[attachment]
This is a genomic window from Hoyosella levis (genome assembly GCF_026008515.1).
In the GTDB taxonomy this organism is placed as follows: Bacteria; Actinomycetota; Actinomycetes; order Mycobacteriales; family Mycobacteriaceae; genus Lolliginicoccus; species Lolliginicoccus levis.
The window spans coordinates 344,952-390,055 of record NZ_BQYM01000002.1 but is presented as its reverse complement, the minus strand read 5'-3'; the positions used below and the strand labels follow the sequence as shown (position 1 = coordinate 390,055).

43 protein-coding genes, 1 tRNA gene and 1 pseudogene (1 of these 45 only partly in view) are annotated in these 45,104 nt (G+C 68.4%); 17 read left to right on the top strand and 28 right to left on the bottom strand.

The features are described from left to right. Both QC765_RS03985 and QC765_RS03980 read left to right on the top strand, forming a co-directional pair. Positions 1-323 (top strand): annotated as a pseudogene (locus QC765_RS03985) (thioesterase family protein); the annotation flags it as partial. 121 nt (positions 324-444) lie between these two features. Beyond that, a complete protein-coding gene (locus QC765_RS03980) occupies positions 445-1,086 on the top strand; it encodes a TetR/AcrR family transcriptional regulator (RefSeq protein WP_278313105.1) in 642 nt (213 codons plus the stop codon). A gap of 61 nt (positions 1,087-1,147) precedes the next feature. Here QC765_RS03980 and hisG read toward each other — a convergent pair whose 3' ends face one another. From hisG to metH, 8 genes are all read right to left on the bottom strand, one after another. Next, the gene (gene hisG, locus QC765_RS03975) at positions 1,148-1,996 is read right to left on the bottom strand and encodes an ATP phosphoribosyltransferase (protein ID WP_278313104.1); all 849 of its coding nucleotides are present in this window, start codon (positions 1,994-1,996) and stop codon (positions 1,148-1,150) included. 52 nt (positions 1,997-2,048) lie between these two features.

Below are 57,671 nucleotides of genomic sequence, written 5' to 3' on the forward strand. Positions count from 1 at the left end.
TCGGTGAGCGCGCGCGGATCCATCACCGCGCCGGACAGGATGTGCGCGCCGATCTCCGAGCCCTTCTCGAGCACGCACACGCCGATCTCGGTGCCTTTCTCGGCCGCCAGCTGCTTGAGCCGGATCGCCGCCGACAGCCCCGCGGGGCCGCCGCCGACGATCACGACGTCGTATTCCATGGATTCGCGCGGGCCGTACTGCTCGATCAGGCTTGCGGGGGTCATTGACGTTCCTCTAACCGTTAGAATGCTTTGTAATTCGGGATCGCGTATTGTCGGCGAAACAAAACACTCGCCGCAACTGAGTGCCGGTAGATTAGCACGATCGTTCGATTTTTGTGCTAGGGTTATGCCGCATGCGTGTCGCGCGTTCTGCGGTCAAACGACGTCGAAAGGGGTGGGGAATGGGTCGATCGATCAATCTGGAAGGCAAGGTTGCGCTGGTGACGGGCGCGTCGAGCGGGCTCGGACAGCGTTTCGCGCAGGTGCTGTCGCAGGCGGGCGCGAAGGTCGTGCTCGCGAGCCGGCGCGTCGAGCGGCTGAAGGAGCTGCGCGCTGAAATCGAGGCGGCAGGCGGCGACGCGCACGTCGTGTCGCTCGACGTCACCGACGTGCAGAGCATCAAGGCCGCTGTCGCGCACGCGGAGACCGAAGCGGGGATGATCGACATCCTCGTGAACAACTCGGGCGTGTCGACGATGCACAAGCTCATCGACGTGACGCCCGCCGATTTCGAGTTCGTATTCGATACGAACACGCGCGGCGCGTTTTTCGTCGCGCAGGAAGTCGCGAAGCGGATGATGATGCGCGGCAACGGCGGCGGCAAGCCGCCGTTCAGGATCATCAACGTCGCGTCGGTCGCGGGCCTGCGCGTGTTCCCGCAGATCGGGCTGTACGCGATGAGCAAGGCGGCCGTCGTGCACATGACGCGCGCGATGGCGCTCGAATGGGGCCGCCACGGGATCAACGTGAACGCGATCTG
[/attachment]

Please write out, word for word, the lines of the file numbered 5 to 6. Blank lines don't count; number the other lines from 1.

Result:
The features are described from left to right. Both QC765_RS03985 and QC765_RS03980 read left to right on the top strand, forming a co-directional pair. Positions 1-323 (top strand): annotated as a pseudogene (locus QC765_RS03985) (thioesterase family protein); the annotation flags it as partial. 121 nt (positions 324-444) lie between these two features. Beyond that, a complete protein-coding gene (locus QC765_RS03980) occupies positions 445-1,086 on the top strand; it encodes a TetR/AcrR family transcriptional regulator (RefSeq protein WP_278313105.1) in 642 nt (213 codons plus the stop codon). A gap of 61 nt (positions 1,087-1,147) precedes the next feature. Here QC765_RS03980 and hisG read toward each other — a convergent pair whose 3' ends face one another. From hisG to metH, 8 genes are all read right to left on the bottom strand, one after another. Next, the gene (gene hisG, locus QC765_RS03975) at positions 1,148-1,996 is read right to left on the bottom strand and encodes an ATP phosphoribosyltransferase (protein ID WP_278313104.1); all 849 of its coding nucleotides are present in this window, start codon (positions 1,994-1,996) and stop codon (positions 1,148-1,150) included. 52 nt (positions 1,997-2,048) lie between these two features.

Below are 57,671 nucleotides of genomic sequence, written 5' to 3' on the forward strand. Positions count from 1 at the left end.